Assignment 3 The brightness relationship between digit 1 and digit 2

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STAT 341: Assignment 3
58 Marks
Your assignment must be submitted by the due date listed at the top of this document, and it must be
submitted electronically in .pdf format via Crowdmark/LEARN. This means that your responses for different
questions should be in separate .pdf files. Your .pdf solution files must have been generated by R Markdown.
• For mathematical questions: your solutions must be produced by LaTeX (from within R Markdown).
Handwritten and scanned/photographed solutions will not be accepted and you will receive zero points.
• For computational questions: R code should always be included in your solution (via code chunks in R
Markdown). If code is required and you provide none, you will receive zero points.
– Exception any functions used in the notes or function glossary can loaded using echo=FALSE but
any other code chunks should have echo=TRUE. e.g. the code chuck loading gradientDescent can
use echo=FALSE but chunks that call gradientDescent should have echo=TRUE.
• For interpretation question: plain text (within R Markdown) is fine.
Organization and comprehensibility is part of a full solution. Consequently, points will be deducted for
solutions that are not organized and incomprehensible.
• You will submit your solutions in the form of one pdf file per question through LEARN For example,
for Q1 you should submit one pdf file containing the solution to the first question only. Failing to follow
the formatting instructions may result in your whole paper or individual questions receiving a grade of
Question 1 (40 Marks): The brightness relationship between digit 1 and digit 2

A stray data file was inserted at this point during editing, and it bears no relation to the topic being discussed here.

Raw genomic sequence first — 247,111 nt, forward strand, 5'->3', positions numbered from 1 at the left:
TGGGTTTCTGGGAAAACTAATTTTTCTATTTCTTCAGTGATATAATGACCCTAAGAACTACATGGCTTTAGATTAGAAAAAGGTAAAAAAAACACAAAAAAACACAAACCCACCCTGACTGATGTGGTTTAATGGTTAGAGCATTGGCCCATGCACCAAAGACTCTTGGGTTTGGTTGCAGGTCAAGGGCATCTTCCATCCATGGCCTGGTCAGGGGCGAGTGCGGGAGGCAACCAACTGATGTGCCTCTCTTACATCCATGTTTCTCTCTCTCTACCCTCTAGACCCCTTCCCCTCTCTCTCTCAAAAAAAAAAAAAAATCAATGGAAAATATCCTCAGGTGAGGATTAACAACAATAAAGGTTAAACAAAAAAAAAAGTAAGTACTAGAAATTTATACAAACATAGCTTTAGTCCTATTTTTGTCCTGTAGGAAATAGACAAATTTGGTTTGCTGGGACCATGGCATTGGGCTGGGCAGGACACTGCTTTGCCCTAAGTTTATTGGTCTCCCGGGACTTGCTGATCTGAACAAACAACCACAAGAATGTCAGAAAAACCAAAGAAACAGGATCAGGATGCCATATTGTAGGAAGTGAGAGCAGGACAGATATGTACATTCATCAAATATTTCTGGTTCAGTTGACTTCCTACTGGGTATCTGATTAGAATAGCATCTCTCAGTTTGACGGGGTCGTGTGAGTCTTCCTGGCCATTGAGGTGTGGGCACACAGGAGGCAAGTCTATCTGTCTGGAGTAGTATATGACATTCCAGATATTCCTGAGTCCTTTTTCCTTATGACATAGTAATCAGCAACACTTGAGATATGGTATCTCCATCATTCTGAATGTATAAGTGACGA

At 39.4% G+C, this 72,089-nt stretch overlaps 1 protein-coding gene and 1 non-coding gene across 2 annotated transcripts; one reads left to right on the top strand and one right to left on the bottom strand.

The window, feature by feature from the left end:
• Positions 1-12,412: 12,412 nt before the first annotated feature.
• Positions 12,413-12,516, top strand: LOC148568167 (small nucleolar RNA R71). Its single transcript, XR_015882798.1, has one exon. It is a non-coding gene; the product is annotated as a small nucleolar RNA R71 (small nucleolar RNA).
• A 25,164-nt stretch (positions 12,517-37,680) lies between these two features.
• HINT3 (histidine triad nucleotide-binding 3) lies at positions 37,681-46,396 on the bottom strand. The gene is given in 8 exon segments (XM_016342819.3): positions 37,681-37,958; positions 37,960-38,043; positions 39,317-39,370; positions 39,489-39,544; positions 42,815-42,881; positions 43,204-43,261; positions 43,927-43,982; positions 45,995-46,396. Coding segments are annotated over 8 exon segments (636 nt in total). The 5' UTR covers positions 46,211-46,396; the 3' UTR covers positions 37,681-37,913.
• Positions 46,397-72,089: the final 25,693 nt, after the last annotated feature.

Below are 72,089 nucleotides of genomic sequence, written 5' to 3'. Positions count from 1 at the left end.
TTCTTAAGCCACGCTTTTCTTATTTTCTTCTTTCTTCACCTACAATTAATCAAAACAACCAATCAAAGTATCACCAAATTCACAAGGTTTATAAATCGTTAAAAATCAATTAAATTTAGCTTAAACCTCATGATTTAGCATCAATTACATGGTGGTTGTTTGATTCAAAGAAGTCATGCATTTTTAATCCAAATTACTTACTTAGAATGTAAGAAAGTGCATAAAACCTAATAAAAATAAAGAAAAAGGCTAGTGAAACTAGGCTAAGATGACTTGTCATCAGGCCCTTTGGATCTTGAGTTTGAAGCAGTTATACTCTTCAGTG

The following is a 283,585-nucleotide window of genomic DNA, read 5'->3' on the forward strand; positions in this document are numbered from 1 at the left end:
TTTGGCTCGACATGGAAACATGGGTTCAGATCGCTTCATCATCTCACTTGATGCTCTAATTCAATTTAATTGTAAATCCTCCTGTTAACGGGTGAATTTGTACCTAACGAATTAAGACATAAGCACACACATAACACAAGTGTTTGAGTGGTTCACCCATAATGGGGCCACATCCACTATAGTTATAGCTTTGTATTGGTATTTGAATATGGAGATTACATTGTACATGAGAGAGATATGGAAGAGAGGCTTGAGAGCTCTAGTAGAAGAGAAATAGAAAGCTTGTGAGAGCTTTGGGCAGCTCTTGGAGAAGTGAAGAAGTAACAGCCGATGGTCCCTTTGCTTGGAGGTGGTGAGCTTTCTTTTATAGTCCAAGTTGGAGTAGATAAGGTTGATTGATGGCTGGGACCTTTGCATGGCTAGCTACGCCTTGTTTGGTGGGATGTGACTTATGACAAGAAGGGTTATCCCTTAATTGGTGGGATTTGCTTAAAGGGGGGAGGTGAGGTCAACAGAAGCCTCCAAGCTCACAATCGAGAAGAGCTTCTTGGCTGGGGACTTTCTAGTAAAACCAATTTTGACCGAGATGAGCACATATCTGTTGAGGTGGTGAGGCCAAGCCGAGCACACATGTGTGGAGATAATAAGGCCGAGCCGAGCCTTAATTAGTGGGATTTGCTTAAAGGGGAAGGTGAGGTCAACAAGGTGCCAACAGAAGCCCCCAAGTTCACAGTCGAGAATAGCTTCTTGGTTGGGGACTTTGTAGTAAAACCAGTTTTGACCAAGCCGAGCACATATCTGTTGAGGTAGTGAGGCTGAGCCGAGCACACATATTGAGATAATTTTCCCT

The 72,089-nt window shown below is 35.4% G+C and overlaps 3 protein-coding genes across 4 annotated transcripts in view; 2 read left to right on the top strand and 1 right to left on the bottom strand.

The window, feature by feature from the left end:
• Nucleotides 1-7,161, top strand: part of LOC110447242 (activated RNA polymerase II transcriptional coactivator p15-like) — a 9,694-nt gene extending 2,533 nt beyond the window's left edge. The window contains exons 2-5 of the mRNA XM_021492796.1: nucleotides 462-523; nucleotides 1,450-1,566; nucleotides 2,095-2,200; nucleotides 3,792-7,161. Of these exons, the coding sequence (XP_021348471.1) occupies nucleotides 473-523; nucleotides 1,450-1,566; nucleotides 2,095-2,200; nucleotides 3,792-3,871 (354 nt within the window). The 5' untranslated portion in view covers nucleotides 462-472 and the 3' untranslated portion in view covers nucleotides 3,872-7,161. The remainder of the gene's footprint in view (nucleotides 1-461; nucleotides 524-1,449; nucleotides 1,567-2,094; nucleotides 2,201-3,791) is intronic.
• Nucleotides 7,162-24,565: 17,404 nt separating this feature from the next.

• Here we explore the relationship between the amount of brightness for digit 1 and 2.
a) [2 Marks] Data wrangling; From the two files one180.csv and “two120.csv make a single matrix or
data frame with 300 rows (units or digits) and two columns (variables);
• Brightness is the average pixel brightness for each observation (or each digit) and
• Digit1 is an indicator which is 1 for the one’s and 0 for the two’s.
b) [2 Marks] Construct two histograms (side-by-side) of average pixel brightness by
• using equal bin widths with bin width equal to 6 over the range 8 to 68 and
• using varying bin widths with 10 bins.
c) [4 Marks] We can model the relationship between brightness and the digit type non-parametrically by
calculating the proportion of ones for a given brightness range. Construct two plots (side-by-side) of
Brightness variable (x-axis) versus the Digit1 variable (y-axis).
• Then using the two brightness partitions (equal bin widths and varying bin widths) from
part b), add points using the mid-point of the brightness interval and the proportion of ones within
each brightness interval.
• In addition, for each brightness partition construct a table consisting of the following columns:
brightness range, total number of digits within that range, number of one’s, and the proportion
of one’s. It might be helpful to write a function that takes in the brightness partitions and then
creates a plot and outputs the table.
• Briefly compare and constrast the two tables and plots.
d) Another approach is to model the proportion using a parametric model. i.e. Use a function to model
the proportions that is bounded to the range [0, 1]. One example is the logistic function but here we
will consider using the the cumulative distribution function of the standard normal distribution denoted
by Φ and is also known as the inverse probit function. It is given by
Φ(z) = Z z
φ(u)du =
Z z

i) [2 Marks] Using the R-function pnorm and plot the Φ function over the range [−6, 6]
ii) [2 Marks] Recreate the plot from c) using varying bin widths and overlay the following function
Φ (yb) where yb = 1/2 − 0.03 × (Average Pixel Brightness).
e) [2 Marks] To find a model from part d) that fits the population well, we will use the log-likelihood of
N bernoulli trials with varying probability of success which is given by
l(θ) = l(α, β) = 1

log pi
1 − pi
+ log(1 − pi)

pi = Φ(yb) = Φ(α + β [xi − x])
Differentiate the above with respect to α and β. In particular, show that
∂(α, β)
yi − pi
pi(1 − pi)
× φ(yb) ×

xi − x

where φ(·) is the probability density function for the standard normal density. i.e.
φ(yb) = 1

Hint: Use the chain rule.
f) Here we will fit the model given by the equation from part e) via gradient descent. Note, under
maximum likelihood we would maximize the function given e), so we want to minimize the negative of